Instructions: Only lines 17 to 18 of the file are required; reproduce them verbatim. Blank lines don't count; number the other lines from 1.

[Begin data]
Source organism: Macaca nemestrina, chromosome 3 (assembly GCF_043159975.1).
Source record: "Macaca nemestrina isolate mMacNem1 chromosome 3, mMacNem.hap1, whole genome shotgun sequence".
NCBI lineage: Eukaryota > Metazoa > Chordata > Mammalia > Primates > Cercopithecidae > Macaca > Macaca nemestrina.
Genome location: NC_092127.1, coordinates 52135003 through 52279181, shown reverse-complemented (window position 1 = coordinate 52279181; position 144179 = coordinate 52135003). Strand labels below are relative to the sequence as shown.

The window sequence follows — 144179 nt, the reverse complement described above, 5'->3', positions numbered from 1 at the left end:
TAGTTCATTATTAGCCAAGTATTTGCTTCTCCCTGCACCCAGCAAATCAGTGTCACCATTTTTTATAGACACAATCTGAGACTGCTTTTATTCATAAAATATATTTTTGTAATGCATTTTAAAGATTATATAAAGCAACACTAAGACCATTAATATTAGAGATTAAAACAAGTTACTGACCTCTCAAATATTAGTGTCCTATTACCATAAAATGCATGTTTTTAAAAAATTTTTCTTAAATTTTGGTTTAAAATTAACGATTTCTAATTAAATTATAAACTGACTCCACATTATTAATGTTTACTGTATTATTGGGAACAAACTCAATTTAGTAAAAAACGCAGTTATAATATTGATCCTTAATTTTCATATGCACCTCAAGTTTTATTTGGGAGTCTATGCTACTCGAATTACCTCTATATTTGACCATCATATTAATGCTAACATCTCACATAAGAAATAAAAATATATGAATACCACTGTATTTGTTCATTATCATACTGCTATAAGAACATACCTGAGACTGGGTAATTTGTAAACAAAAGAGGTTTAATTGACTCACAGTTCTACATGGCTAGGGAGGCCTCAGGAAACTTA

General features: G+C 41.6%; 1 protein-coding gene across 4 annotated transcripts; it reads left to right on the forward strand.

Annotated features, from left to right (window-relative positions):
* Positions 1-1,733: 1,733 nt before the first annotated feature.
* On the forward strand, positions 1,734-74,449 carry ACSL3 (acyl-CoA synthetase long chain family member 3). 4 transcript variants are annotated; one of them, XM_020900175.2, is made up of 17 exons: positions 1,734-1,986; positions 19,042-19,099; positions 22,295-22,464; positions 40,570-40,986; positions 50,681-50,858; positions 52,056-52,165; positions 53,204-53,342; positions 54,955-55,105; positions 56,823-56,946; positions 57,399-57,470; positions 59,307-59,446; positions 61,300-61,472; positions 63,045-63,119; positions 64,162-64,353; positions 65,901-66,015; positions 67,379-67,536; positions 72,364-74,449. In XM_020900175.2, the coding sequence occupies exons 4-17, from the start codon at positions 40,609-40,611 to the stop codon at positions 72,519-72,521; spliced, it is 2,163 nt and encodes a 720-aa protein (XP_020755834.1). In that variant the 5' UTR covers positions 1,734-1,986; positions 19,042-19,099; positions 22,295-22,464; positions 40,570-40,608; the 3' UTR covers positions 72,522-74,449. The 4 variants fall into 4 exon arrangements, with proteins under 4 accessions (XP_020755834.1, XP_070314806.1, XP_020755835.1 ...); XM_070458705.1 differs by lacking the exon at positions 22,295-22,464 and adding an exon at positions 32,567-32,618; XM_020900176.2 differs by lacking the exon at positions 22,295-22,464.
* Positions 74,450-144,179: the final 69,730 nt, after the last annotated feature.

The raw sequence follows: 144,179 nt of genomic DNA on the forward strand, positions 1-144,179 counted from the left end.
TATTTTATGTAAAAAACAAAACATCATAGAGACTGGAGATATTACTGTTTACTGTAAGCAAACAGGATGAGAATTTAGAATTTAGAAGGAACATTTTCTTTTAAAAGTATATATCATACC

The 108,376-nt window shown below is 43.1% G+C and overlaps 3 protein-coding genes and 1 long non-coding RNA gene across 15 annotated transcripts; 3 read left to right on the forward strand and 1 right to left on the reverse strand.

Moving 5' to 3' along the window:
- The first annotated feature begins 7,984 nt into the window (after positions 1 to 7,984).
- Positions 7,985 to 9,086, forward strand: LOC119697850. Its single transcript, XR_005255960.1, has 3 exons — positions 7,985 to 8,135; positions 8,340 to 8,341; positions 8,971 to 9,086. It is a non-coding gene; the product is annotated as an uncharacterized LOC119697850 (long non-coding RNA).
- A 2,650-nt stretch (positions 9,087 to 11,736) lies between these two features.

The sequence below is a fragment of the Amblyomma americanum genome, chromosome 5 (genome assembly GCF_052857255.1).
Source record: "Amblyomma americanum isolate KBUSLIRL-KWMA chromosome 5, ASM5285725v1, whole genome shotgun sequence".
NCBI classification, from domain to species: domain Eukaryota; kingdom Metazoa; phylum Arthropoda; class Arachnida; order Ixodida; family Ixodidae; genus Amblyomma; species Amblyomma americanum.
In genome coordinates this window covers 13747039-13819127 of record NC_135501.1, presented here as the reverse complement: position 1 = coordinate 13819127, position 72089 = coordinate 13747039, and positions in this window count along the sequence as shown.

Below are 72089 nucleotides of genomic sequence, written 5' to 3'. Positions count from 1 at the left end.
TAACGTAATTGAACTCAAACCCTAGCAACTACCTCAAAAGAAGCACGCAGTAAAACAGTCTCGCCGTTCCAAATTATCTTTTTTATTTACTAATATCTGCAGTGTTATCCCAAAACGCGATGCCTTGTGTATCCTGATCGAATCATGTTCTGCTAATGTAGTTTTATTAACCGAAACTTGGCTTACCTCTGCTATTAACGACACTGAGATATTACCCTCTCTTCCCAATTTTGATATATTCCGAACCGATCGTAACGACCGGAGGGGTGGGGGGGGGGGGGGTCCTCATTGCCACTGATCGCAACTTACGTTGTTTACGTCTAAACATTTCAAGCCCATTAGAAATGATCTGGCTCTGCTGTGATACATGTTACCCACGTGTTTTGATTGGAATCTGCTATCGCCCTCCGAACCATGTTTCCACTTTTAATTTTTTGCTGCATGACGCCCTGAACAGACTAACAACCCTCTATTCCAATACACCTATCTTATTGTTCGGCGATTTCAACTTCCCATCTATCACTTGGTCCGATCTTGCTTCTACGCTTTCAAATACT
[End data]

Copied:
- Positions 7,985 to 9,086, forward strand: LOC119697850. Its single transcript, XR_005255960.1, has 3 exons — positions 7,985 to 8,135; positions 8,340 to 8,341; positions 8,971 to 9,086. It is a non-coding gene; the product is annotated as an uncharacterized LOC119697850 (long non-coding RNA).
- A 2,650-nt stretch (positions 9,087 to 11,736) lies between these two features.